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Mobile Telephony

One way to discern a person’s real age is to discover how they feel about mobile phones. If they regard them as an extension of themselves, as an add-on that continues everyday conversation, then they are probably under forty. If, on the other hand, they see them as an intrusion, something that keeps bothering them at inconvenient moments, then they are probably me.

It was revealed on the TV news last night that there are currently 65 million of the blighters active in the United Kingdom today. As the U.K.’s population is under 61 million, and as a large swathe of people – babies, toddlers, “living vegetables” and the like – are not likely to have one, that means that some drug-dealers must be walking around with 476 stuffed into their combat trouser pockets. No wonder they walk funny.

My job is primarily a concert promoter (doesn’t that sound grand?) and I have an office telephone, which is manned during so-called “office hours” and an iPhone, the chief purpose of which is to play podcasts and check how far it is from Helsinki to Swindon. (Not for any work reason, just because I get curious) As far as I’m concerned, the calls coming in are a nuisance, rather than a function I approve of. I’m just grateful that the iPhone fades in the ringing tone gently.

I haven’t given the iPhone number to more than a dozen people and yet I get more calls on it than I do on the landline, which is displayed on the website and printed on all my stationery. I even have an old cellphone – the one before the iPhone – they let me keep on for a fiver a month all-in that gets 5-10 calls a day and I’ve been telling people not to use it for eight friggin’ months.

I much prefer email, which you can respond to when you have time. Not like a mobile telephone, which is like someone screaming into your ear: “Stop what you’re doing now and speak to ME, no matter how trivial my reason for calling is! Speak to me NOW!”.

Why is it that people ring me at exactly the most inconvenient moment? Like when I’m just about to be served after queuing for 40 minutes. When I’m trying to sneak out of somewhere without being noticed (is that just me?). And ten seconds after everyone in the chapel of rest has been asked to turn off their mobiles.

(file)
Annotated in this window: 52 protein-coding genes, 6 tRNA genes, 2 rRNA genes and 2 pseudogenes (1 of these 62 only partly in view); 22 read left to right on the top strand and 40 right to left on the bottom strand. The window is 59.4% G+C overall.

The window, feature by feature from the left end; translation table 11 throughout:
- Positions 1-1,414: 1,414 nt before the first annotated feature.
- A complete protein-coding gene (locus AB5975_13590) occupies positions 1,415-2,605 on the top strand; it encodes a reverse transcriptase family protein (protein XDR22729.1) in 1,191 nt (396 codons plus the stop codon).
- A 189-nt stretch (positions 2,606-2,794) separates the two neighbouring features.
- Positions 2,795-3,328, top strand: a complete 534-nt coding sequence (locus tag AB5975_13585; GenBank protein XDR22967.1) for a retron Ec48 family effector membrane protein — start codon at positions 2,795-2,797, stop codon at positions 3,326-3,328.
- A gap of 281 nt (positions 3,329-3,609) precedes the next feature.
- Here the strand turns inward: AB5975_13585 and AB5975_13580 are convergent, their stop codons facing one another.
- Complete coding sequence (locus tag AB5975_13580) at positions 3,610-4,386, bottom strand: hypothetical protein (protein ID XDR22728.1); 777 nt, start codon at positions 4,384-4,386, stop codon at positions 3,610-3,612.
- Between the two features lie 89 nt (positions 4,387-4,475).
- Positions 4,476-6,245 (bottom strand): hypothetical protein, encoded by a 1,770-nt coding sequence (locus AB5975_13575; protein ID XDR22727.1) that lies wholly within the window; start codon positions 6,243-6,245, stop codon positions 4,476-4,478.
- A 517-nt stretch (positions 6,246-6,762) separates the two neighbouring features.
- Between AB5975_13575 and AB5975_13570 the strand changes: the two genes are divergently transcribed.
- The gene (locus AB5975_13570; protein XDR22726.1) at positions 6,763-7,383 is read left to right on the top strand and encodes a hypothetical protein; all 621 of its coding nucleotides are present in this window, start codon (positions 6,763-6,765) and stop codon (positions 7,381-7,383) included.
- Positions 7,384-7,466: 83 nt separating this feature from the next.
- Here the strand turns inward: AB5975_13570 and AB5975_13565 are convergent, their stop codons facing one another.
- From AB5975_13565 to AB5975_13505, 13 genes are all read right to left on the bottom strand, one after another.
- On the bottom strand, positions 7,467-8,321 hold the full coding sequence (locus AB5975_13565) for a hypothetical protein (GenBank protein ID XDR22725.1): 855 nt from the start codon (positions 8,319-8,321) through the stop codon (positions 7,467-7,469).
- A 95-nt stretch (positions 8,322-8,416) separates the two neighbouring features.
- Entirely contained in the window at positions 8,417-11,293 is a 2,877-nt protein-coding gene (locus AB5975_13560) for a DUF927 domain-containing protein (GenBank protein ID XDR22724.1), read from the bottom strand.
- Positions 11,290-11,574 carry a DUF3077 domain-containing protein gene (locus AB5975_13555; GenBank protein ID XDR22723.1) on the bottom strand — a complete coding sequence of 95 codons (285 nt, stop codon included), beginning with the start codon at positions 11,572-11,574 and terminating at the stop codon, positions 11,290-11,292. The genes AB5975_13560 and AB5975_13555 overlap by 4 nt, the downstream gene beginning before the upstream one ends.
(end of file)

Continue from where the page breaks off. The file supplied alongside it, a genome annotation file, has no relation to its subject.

I hate them. Do me a favour: only ring me when it’s absolutely necessary, OK?

Blogs & Podcasts Featured Lead Story Media People

My Blog Shame

It’s all Richard Herring’s fault.

But let’s not get ahead of ourselves. I’ll start at the beginning…

One major benefit of owning an iPhone is, instead of listening to other people speaking rubbish to each other via their own handsets, you can inflict podcasts on yourself. I subscribe to 63 at last count, ranging from Lord Melvyn Bragg proving how intellectual he is by prodding patient academics about Neuroscience, to Mark Kermode and Simon Mayo arguing about films and pronunciation on BBC Radio 5 Live. I was particularly partial to the Russell Brand and Jonathan Ross podcasts from the BBC but that pleasure was recently snatched away from me by readers of the ‘Mail On Sunday’. Grrrr.

Deprived of my weekly dose of BBC presenters fucking actors’ granddaughters on air (Was that it? my recollection is hazy), my current favourite is a pod by comedian Richard Herring and his journalist “colleague”, Andrew Collins. One of the attractions of these things is the way the podcasters reveal themselves over 35 or more hours of conversation. Try as they might to present a favourable if slightly skewed image of themselves, time, conversation and caffeine will tell.

Collins has a thing about wheat, wants to kiss a duck (but only once – he’s not a pervert), and cooks his own mince-and-onion lunches, transporting them around in Tupperware containers. He’s also a regular in the Waitrose wholefoods sections, though Richard Herring seems to snaffle most of his nuts and trail mix during the course of their podcast. Andrew is apparently married, but we never hear a word about the Mrs or even know her name. He’s also a self-confessed bird-fancier and travels to Norfolk with a friend on bird-watching missions. His minor-key pomposity coupled with a low resistance to caffeine often results in a revealing rant or two.

Richard Herring is a different kettle of podcaster. Over 40 and an Oxford graduate, so no intellectual slouch, he comes over as a cross between Peter Pan and Che Guevara. Living alone on Marks & Spencer ‘ready meals’ in a large house in Shepherd’s Bush, west London, Herring veers between drinking too much beer or none at all, and reveals a concern for his podginess. He and Collins record the podcast in the attic of his house, amongst the remnants of Fortnum and Mason hampers sent over by his manager. It is a recurring theme of recent podcasts that Herring doesn’t have to worry too much about the credit crunch. In fact he enjoys the recession because it means he doesn’t have to queue at all at Marks & Spencer.

The point of all this is that, for a year now, Richard Herring has written a daily blog. Yes, a blog entry every single day.

This morning, after listening to an old podcast – I’m currently catching up with ones I missed – I took a peak at my own blog and saw to my horror that I’d not written anything here for almost two months.Two months. Although I can’t claim that this omission has had much effect on the low mood of the nation, it’s obviously not very good.

Richard Herring’s Blog can be found at his website:
Andrew Collins’ website:
Your can download “The Collings and Herrin Podcast” from iTunes or from here: Collings & Herrin Podcast